In this episode of The Ossington Circle, I interview New York-based labor activist and graduate student Luke Elliott-Negri. We discuss the role and importance of organizing, of third parties, of local electoral work, and of labor unions in surviving the new Trump Era.
Americas (South & North)
I have been surprised by two electoral events in a few months: Trump’s election victory and the Colombian referendum on the peace accords. Both votes were very close, had low participation rates, and were expected to go the other way. If I were a closer watcher of British politics, I would no doubt have been equally surprised by the Brexit vote. In trying to learn from my own errors of analysis, I have come to these conclusions.
1. This is a world of bubbles.
One important and constant argument made on the left is for the need for independent media. The reason we believe in devoting resources and energy to creating and supporting independent media is to try to reduce our dependence for information on analysis on corporate media sources. Whether those sources support Democrats or Republicans, whether they are liberal or conservative, their corporate values and their business models trump the political considerations of their journalists or editors.
We used to focus our analysis of media bias against the corporate, agenda-setting media and especially their flagship newspaper, namely the New York Times. The NYT would receive the most criticism, not because it was the most biased, because there have always been many outlets to the right of it, but because it had the most influence. With the decline of newspapers and more and more people getting their information from different media – TV, social media, other web sources – audiences fragmented.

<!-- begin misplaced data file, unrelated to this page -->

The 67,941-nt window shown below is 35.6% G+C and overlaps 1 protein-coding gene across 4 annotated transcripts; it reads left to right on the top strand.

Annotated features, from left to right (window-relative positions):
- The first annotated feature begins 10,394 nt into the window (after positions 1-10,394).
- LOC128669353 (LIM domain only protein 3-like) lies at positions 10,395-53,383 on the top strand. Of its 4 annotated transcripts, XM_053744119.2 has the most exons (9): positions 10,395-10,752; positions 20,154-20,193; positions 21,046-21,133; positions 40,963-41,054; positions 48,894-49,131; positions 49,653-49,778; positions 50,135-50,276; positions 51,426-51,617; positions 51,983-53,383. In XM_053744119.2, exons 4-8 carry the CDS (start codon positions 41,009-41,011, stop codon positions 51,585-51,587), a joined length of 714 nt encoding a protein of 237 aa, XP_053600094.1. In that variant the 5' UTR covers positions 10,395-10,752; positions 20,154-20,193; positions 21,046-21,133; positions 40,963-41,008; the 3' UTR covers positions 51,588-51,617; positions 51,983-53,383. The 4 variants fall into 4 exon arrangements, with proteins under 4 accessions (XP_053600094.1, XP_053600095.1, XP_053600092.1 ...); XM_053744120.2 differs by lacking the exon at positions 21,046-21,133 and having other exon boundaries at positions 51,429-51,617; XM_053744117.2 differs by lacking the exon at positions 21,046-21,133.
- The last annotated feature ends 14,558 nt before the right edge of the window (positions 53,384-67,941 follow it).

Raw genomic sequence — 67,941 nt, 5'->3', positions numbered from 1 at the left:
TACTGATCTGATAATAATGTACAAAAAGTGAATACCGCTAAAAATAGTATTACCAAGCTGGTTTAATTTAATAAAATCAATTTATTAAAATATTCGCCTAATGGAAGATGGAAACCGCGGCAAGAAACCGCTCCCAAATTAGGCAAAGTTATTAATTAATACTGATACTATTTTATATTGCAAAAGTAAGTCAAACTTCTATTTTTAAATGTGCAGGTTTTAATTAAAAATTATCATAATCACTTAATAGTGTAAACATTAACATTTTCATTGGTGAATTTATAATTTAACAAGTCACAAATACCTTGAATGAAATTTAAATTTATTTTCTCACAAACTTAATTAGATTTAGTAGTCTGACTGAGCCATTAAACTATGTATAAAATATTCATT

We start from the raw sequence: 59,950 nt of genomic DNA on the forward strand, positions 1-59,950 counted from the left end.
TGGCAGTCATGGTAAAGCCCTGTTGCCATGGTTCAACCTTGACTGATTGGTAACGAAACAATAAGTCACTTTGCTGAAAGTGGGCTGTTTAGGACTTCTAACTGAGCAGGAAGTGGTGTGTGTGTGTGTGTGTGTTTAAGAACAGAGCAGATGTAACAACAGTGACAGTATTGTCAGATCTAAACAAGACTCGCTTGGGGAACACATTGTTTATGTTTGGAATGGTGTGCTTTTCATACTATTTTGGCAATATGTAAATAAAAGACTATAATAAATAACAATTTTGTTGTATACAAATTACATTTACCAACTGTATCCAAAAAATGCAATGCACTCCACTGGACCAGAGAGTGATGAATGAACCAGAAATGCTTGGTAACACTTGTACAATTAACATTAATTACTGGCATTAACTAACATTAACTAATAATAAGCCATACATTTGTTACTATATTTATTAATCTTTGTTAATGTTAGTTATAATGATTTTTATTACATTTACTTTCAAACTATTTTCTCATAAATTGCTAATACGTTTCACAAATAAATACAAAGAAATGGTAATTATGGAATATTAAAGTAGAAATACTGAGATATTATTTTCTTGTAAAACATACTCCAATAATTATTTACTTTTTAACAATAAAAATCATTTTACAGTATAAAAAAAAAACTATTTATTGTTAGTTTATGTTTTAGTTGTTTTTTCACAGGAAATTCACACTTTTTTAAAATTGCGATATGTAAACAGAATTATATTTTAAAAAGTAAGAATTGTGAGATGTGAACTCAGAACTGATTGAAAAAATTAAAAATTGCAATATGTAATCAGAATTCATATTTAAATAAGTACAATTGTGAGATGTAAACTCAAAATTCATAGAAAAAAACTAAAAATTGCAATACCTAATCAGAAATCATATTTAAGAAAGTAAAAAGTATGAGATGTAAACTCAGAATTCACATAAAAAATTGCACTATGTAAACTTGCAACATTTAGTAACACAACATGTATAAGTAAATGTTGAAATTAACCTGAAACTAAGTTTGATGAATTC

That fragmentation process is now complete. The agenda-setting media set agendas for only one bloc of Americans. Another bloc, the one that just elected Trump, uses a different set of media – one with its own set of assumptions and biases.
So my daily media routine goes like this: I use a carefully curated Twitter feed, following journalists and writers that I like and trust. When I have analyzed what I end up reading via Twitter, it seemed to me that I was clicking a lot of links to The Guardian, The Intercept, and Al Jazeera.
US invaded and occupied Haiti 101 years ago today, and remained there for nineteen years. Accomplishments of the occupation include raiding the Haitian National Bank, re-instituting forced labor, establishing the hated National Guard, and getting a 25-year contract for the US corporation, United Fruit.
There was a pretext for the invasion – the assassination of Haiti's president in 1915. But to understand the event, which has lessons to draw from a century later, it is necessary to look more closely at the invader than the invaded.
In 2016, the United States is living through a presidential campaign with a candidate willing to exploit racism and pander to anti-immigrant sentiment. Police are killing black people in cities across the US. Having drawn down troop levels in its two big wars in Iraq and Afghanistan, the US still runs air srikes and drone strikes in the region, and covert actions all over the world. The US is still the determining voice in Haiti's politics and economy. In other words, one hundred and one years after its invasion of Haiti, the US retains two features of what it was then: violent racial inequality, and empire.